Wisconsin Public Asked to be Aware of and Help Protect Whooping Cranes and Trumpeter Swans
The illegal shooting of two whooping cranes last month in Louisiana and the accidental and intentional shootings of trumpeter swans last month in Wisconsin highlight the need for citizens to be vigilant in helping to protect these rare birds, according to state endangered resources officials.
Due to the mild fall so far this year, both cranes and swans have been slow to begin migration, and both species are still widely dispersed across the landscape.
Standing 5 feet tall, whooping cranes (Grus americana) are the tallest and one of the largest birds in North America. They are also one of the most endangered. With fewer than 500 left in the wild, whooping cranes continue to teeter on the verge of extinction.
Since 1999, Wisconsin has played a major role in efforts to restore a migratory whooping crane population in eastern North America, with a core breeding area in Wisconsin. Prior to these restoration efforts, only one migratory population of whooping cranes existed in the wild. The Wisconsin Department of Natural Resources is a founding member of the Whooping Crane Eastern Partnership, a large group of nine government and private sector organizations, with the mission of restoring a second self-sustaining migratory population.
There are approximately 96 whooping cranes in the Eastern Migratory Population, with plans for 25 to 30 birds to be added to the population each year until it becomes self-sustaining, perhaps by 2020.
“Already threatened by power-line collisions and other accidents on their annual migration routes, the cranes face a potentially deadlier threat from human poaching and thrill killing,” said Davin Lopez, a DNR conservation biologist working with the crane reintroduction.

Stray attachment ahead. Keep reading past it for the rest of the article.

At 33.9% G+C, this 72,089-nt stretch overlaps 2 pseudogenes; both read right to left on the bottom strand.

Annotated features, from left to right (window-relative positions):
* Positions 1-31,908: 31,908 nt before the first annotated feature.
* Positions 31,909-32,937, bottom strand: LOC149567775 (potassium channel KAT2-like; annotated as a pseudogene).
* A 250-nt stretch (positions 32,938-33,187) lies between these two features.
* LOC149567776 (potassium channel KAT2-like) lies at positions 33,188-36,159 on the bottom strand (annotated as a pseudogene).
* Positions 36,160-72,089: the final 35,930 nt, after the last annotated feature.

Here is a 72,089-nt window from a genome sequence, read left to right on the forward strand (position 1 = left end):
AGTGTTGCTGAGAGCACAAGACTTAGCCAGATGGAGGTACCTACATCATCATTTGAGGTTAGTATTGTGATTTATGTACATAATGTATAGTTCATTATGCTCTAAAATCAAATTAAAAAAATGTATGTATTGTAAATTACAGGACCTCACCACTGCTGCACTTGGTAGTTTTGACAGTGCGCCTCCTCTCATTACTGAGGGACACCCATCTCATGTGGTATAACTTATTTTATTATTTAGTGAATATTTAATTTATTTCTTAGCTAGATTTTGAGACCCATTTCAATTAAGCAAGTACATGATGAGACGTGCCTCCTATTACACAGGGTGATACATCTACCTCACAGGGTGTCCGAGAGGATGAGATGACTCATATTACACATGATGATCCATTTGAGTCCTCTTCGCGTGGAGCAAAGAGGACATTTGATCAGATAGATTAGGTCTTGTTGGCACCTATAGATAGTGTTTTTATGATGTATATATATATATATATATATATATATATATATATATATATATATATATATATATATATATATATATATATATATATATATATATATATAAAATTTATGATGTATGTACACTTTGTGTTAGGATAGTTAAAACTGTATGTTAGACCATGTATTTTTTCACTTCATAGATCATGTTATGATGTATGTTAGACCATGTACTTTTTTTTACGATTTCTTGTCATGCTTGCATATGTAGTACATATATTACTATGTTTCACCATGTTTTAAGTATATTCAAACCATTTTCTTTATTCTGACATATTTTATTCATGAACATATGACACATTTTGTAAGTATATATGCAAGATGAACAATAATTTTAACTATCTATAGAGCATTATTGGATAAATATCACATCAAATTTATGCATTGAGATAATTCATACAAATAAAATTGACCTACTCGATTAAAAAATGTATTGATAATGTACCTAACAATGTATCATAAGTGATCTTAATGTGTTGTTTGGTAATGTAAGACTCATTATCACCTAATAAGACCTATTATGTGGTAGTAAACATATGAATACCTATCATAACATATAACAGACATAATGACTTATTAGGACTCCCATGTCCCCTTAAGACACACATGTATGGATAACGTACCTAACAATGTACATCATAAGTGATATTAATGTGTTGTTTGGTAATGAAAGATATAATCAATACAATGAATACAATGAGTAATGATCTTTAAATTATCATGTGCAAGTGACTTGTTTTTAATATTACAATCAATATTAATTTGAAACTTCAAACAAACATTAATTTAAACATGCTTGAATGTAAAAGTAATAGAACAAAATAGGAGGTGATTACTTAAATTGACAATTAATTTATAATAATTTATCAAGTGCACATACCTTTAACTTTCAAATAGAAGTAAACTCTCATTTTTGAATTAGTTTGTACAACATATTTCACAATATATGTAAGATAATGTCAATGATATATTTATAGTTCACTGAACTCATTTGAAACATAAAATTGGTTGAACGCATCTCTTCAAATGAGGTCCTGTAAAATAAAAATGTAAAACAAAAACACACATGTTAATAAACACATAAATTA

Whooping cranes are protected under the Federal Endangered Species and Migratory Bird Treaty Acts, as well as state wildlife laws. Disturbing, harassing or killing whooping cranes or other non-game wildlife is a crime, punishable by jail time, fines, and other penalties.
In late November, two adult trumpeters were shot and found in garbage bags north of Shawano Lake in Shawano County. The perpetrators have not been caught. And in early November, a young trumpeter swan, known as a cygnet, was accidentally shot and killed at a wildlife area in St. Croix County. The hunter who shot the swan turned himself in and a conservation warden retrieved the carcass.
Trumpeter swans (Cygnus buccinator) -- named for their resonant, trumpet-like call -- are the largest waterfowl species in North America. They were present in Wisconsin until the 1880s, but disappeared due to market hunting and feather collecting.
Under a 1986 trumpeter swan recovery plan, Wisconsin biologists flew to Alaska for nine consecutive years to collect surplus swan eggs that were then hatched in incubators at the Milwaukee County Zoo and then placed in a captive-rearing program or decoy-rearing program until they were released to the wild.
Efforts to restore trumpeter swans have been dramatic, with the number of breeding pairs doubling from 98 to around 200 over the last five years, according to Sumner Matteson, a DNR avian ecologist who has directed the swan recovery program since 1987. In 2009, the trumpeter swan was removed from the state endangered species list due to the successful recovery efforts. Matteson says there were are now more than 1,000 trumpeter swans statewide, including many juvenile cygnets, which have grayish plumage and are smaller, but are still are significantly larger than Canada geese, with which they are sometimes confused.
People are asked to report any suspected illegal activity involving wildlife in Wisconsin to the DNR at 1-800-TIP-WDNR.
For additional information and a short public service announcement, please see the Whooping Crane Eastern Partnership website here: www.bringbackthecranes.org (exit DNR).
FOR MORE INFORMATION CONTACT: Davin Lopez, Conservation Biologist, Madison: 608-266-0837 (whooping cranes); Sumner Matteson, Avian Ecologist, Madison: 608-266-1571 (trumpeter swans).